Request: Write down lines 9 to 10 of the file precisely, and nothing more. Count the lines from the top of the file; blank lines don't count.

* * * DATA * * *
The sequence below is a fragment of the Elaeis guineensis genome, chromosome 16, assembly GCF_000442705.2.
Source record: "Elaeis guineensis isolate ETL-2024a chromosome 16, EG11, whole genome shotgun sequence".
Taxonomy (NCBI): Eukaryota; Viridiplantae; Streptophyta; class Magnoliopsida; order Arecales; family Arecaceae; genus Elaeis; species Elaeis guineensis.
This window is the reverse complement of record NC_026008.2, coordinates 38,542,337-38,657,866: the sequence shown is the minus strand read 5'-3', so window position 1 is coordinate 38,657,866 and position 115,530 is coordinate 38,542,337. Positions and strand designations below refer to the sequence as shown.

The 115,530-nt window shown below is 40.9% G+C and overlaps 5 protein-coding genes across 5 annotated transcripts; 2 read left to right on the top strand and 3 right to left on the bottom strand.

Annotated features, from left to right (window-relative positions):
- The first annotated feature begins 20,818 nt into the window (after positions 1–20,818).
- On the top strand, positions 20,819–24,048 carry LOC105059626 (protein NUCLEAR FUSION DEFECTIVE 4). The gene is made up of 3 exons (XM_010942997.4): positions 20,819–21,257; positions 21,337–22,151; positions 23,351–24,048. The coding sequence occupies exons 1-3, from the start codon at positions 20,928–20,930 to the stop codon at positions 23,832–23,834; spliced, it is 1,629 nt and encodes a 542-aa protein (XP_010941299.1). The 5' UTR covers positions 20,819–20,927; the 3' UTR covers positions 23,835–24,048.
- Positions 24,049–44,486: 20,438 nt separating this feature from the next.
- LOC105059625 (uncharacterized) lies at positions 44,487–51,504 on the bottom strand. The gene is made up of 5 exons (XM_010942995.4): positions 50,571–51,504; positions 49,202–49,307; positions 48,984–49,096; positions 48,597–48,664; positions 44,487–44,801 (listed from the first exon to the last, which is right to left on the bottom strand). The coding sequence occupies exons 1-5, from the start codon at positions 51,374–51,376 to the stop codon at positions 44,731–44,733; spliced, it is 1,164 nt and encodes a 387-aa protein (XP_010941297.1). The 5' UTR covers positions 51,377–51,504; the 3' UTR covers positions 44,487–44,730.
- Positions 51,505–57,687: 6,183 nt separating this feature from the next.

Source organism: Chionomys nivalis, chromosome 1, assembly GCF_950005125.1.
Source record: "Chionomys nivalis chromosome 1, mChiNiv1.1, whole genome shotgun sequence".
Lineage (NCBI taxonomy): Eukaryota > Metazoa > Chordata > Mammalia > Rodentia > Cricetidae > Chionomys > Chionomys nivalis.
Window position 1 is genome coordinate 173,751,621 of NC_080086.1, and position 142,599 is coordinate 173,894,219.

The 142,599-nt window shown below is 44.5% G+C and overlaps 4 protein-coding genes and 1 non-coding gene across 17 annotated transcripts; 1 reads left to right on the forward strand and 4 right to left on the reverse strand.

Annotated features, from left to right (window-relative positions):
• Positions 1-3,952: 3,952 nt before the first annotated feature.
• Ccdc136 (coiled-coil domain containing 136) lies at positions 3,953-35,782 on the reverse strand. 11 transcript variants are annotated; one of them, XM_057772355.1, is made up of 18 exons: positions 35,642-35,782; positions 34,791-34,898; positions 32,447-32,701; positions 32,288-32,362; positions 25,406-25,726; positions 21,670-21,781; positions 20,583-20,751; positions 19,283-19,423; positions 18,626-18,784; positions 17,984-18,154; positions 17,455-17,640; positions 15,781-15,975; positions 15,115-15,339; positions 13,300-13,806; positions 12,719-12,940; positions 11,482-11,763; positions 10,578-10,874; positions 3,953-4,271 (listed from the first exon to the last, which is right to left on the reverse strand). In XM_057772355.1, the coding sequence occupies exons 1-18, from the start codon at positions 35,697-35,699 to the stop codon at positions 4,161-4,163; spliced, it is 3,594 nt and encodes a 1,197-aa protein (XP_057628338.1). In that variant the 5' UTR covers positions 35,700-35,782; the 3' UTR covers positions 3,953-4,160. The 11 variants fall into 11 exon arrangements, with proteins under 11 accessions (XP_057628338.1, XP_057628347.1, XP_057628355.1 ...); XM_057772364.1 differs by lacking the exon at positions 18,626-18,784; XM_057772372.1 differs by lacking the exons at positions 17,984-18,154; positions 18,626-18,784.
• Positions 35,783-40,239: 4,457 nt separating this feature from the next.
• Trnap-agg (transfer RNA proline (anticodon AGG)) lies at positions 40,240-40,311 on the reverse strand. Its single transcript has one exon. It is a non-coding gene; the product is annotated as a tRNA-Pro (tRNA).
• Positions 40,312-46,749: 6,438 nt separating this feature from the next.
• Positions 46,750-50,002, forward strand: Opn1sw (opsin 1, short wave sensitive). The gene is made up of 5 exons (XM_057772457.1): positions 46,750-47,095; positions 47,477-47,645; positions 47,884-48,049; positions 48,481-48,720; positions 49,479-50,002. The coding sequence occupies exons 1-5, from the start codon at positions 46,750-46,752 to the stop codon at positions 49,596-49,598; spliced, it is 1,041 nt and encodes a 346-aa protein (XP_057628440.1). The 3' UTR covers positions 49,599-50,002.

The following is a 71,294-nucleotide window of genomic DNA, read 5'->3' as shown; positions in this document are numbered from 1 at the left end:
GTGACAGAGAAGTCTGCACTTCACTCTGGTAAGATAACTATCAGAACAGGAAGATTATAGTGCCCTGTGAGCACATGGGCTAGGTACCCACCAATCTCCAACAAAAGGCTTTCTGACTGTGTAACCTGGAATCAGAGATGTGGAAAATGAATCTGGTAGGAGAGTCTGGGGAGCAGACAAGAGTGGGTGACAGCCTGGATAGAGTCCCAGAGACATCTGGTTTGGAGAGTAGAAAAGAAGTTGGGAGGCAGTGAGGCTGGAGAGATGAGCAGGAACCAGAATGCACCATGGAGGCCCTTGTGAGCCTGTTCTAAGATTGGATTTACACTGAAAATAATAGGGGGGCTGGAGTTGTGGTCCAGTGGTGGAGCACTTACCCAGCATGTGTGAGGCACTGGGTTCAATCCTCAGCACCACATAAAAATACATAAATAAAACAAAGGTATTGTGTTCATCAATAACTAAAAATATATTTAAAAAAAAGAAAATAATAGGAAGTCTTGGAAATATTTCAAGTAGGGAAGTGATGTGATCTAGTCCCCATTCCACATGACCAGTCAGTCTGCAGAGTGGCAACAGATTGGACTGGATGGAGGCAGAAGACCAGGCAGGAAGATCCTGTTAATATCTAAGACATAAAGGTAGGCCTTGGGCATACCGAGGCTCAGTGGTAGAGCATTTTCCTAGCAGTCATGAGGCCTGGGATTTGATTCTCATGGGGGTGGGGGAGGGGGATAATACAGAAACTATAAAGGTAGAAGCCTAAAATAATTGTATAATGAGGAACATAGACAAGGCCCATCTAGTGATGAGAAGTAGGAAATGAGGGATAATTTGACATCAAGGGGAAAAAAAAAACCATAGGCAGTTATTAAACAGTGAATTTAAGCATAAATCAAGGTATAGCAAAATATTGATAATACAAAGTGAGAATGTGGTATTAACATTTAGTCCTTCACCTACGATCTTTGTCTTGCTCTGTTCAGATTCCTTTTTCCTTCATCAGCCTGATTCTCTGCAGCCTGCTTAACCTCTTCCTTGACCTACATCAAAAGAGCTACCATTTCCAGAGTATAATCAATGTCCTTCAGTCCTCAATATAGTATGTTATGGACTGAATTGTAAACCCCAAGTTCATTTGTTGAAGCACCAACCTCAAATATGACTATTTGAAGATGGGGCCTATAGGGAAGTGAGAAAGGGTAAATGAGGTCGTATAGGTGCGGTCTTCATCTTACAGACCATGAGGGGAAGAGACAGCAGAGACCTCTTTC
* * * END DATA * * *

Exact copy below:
- Positions 24,049–44,486: 20,438 nt separating this feature from the next.
- LOC105059625 (uncharacterized) lies at positions 44,487–51,504 on the bottom strand. The gene is made up of 5 exons (XM_010942995.4): positions 50,571–51,504; positions 49,202–49,307; positions 48,984–49,096; positions 48,597–48,664; positions 44,487–44,801 (listed from the first exon to the last, which is right to left on the bottom strand). The coding sequence occupies exons 1-5, from the start codon at positions 51,374–51,376 to the stop codon at positions 44,731–44,733; spliced, it is 1,164 nt and encodes a 387-aa protein (XP_010941297.1). The 5' UTR covers positions 51,377–51,504; the 3' UTR covers positions 44,487–44,730.